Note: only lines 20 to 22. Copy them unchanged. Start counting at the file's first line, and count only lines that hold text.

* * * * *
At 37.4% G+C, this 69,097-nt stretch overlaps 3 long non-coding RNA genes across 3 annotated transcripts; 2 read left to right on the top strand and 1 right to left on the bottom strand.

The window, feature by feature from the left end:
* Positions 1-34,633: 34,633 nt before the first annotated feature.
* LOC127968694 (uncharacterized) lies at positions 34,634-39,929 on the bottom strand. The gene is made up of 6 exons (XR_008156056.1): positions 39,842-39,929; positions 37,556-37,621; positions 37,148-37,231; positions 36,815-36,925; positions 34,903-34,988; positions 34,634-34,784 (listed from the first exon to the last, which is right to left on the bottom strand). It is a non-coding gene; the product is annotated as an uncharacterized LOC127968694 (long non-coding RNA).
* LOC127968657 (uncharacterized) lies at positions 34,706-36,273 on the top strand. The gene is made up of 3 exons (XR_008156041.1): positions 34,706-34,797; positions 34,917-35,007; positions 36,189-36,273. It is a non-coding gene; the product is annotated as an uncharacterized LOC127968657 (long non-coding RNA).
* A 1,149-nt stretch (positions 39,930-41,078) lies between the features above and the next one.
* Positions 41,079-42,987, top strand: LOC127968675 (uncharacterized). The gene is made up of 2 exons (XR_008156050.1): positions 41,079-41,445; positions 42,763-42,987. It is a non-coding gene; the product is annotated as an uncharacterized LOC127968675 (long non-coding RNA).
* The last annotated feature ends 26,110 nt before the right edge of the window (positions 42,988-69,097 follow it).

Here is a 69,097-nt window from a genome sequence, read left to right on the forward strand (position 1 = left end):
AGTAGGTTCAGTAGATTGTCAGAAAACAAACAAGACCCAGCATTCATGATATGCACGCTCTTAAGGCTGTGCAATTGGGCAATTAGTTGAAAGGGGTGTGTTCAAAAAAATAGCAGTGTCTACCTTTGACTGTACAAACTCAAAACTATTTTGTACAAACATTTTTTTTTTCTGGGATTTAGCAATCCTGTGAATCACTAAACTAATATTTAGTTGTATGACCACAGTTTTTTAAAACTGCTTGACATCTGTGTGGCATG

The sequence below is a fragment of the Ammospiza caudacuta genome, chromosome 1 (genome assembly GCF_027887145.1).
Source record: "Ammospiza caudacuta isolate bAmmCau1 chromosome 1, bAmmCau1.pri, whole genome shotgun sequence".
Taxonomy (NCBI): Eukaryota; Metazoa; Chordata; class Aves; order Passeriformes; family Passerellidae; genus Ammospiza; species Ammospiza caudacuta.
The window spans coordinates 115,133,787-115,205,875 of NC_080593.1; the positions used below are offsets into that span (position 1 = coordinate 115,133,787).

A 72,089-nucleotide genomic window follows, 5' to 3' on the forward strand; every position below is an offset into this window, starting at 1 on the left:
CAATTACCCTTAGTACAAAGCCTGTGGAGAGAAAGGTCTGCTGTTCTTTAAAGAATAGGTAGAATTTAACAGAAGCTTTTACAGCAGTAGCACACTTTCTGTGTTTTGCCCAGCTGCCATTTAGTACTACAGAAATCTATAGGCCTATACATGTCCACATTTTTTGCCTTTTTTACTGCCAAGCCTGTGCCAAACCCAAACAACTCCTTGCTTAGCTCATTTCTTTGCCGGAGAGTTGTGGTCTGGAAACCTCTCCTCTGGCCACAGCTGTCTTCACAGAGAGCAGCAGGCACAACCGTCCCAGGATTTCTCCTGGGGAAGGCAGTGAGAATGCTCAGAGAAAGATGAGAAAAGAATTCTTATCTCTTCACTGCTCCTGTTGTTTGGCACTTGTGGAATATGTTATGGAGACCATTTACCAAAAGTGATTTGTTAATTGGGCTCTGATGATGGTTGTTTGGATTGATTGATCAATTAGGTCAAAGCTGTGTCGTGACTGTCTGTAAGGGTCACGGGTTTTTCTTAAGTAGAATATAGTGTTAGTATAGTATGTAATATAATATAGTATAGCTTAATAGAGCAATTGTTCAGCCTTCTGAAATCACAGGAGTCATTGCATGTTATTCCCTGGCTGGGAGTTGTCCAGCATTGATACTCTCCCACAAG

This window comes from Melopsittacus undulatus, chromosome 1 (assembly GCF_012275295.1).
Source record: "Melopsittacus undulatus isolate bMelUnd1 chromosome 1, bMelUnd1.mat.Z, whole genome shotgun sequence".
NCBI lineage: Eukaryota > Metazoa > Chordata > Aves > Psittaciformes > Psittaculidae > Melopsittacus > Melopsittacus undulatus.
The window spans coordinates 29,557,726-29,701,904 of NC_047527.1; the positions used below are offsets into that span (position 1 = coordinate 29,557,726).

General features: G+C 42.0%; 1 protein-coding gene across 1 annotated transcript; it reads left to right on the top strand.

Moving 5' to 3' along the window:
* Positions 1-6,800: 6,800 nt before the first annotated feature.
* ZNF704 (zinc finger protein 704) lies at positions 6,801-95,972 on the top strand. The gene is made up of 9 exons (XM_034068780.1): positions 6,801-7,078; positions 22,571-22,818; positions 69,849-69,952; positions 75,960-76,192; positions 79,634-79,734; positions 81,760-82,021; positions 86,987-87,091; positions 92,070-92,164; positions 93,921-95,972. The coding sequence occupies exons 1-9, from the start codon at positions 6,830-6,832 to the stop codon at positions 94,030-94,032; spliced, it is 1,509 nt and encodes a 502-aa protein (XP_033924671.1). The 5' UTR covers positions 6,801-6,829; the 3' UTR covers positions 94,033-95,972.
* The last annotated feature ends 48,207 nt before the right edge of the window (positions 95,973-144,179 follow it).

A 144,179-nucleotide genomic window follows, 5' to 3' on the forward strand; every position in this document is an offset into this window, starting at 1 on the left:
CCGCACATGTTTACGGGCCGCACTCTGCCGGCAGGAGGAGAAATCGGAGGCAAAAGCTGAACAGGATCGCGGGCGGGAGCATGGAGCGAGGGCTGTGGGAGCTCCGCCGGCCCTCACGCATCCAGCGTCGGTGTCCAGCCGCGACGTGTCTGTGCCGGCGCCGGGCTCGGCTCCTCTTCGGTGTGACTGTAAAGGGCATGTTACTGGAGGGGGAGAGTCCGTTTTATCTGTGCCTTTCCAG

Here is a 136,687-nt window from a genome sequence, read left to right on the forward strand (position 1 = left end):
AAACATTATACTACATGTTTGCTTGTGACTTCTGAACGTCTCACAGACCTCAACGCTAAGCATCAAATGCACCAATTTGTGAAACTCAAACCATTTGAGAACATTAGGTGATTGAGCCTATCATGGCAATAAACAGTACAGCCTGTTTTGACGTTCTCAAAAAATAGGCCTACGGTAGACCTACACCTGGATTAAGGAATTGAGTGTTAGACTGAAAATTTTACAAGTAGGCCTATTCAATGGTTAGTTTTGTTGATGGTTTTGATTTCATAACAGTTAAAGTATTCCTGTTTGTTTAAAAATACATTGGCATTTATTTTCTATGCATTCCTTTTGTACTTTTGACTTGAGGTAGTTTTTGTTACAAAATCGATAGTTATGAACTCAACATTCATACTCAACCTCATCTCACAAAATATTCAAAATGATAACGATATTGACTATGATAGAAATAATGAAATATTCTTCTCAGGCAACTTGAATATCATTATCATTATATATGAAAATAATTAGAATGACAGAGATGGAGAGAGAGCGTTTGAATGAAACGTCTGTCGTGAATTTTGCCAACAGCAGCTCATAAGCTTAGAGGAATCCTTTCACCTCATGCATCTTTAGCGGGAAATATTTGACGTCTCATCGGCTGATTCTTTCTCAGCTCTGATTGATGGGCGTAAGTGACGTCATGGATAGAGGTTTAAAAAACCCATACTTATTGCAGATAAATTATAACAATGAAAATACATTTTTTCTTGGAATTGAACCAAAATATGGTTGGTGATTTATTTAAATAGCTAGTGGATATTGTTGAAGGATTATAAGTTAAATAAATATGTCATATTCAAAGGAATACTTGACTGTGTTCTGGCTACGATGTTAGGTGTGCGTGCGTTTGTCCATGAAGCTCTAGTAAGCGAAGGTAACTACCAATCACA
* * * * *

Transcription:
The window spans coordinates 29,557,726-29,701,904 of NC_047527.1; the positions used below are offsets into that span (position 1 = coordinate 29,557,726).

General features: G+C 42.0%; 1 protein-coding gene across 1 annotated transcript; it reads left to right on the top strand.

Moving 5' to 3' along the window: